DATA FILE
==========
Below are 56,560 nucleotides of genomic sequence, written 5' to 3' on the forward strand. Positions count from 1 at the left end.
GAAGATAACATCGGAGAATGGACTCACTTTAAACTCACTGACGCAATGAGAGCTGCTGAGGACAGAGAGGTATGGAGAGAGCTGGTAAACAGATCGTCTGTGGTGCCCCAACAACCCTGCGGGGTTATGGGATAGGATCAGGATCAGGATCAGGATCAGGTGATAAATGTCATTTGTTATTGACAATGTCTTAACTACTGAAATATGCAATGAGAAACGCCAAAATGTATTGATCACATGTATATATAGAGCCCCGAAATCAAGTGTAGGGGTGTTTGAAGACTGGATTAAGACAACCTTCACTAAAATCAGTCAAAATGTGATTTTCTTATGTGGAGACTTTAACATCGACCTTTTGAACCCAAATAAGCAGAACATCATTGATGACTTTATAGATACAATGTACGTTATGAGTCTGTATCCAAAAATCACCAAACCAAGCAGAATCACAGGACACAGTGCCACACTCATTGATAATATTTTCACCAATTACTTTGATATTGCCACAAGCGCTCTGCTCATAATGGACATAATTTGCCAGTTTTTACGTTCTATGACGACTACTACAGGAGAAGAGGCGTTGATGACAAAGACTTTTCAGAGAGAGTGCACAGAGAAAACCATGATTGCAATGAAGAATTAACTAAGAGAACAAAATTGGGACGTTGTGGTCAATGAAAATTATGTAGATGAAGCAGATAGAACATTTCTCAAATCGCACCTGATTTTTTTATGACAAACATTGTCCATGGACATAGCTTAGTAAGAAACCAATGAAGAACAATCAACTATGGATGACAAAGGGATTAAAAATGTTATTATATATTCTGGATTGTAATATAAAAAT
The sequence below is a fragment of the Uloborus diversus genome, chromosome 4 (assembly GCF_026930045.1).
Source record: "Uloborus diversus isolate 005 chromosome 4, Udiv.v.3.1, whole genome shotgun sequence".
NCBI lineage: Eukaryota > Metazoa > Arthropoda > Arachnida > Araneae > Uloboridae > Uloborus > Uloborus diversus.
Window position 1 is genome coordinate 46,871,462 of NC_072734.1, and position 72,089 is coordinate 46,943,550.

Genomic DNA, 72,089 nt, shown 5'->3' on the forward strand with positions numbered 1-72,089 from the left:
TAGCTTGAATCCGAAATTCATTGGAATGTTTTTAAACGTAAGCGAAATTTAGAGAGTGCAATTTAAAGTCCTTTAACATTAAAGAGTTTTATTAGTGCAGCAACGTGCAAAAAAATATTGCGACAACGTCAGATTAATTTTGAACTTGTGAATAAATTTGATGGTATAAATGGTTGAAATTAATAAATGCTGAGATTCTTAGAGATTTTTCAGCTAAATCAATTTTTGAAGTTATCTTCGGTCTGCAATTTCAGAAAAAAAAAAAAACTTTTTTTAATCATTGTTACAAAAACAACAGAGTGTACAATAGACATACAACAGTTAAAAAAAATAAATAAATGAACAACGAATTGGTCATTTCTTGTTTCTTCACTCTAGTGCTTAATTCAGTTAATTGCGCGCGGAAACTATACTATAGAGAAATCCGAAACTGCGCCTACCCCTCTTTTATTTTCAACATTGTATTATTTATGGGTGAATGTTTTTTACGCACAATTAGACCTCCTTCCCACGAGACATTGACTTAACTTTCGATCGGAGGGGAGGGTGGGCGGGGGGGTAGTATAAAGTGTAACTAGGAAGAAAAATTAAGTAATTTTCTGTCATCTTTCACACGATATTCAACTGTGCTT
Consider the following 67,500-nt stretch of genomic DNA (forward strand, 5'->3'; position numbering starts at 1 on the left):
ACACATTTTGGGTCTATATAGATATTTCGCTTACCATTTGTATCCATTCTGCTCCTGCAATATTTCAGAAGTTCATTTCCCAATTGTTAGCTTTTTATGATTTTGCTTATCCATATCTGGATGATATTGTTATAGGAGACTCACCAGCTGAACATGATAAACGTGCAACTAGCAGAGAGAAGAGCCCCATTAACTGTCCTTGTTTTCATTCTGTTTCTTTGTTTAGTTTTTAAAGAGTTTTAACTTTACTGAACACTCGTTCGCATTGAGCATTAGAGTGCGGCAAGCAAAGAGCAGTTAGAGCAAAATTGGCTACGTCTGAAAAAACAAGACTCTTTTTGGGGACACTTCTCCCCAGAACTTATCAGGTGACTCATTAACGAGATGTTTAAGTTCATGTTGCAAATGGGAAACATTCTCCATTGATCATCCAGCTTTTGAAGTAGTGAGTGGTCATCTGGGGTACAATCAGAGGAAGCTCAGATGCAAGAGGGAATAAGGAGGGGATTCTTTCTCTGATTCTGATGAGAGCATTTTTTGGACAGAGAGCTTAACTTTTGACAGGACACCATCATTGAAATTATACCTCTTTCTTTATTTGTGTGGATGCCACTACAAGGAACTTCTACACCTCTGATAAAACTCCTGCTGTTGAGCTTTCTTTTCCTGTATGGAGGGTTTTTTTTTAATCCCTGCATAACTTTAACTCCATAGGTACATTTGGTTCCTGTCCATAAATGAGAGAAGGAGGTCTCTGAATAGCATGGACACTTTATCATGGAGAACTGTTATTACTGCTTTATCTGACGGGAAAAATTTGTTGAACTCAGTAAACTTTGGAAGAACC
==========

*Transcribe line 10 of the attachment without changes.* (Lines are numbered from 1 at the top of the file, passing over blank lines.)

ACACATTTTGGGTCTATATAGATATTTCGCTTACCATTTGTATCCATTCTGCTCCTGCAATATTTCAGAAGTTCATTTCCCAATTGTTAGCTTTTTATGATTTTGCTTATCCATATCTGGATGATATTGTTATAGGAGACTCACCAGCTGAACATGATAAACGTGCAACTAGCAGAGAGAAGAGCCCCATTAACTGTCCTTGTTTTCATTCTGTTTCTTTGTTTAGTTTTTAAAGAGTTTTAACTTTACTGAACACTCGTTCGCATTGAGCATTAGAGTGCGGCAAGCAAAGAGCAGTTAGAGCAAAATTGGCTACGTCTGAAAAAACAAGACTCTTTTTGGGGACACTTCTCCCCAGAACTTATCAGGTGACTCATTAACGAGATGTTTAAGTTCATGTTGCAAATGGGAAACATTCTCCATTGATCATCCAGCTTTTGAAGTAGTGAGTGGTCATCTGGGGTACAATCAGAGGAAGCTCAGATGCAAGAGGGAATAAGGAGGGGATTCTTTCTCTGATTCTGATGAGAGCATTTTTTGGACAGAGAGCTTAACTTTTGACAGGACACCATCATTGAAATTATACCTCTTTCTTTATTTGTGTGGATGCCACTACAAGGAACTTCTACACCTCTGATAAAACTCCTGCTGTTGAGCTTTCTTTTCCTGTATGGAGGGTTTTTTTTTAATCCCTGCATAACTTTAACTCCATAGGTACATTTGGTTCCTGTCCATAAATGAGAGAAGGAGGTCTCTGAATAGCATGGACACTTTATCATGGAGAACTGTTATTACTGCTTTATCTGACGGGAAAAATTTGTTGAACTCAGTAAACTTTGGAAGAACC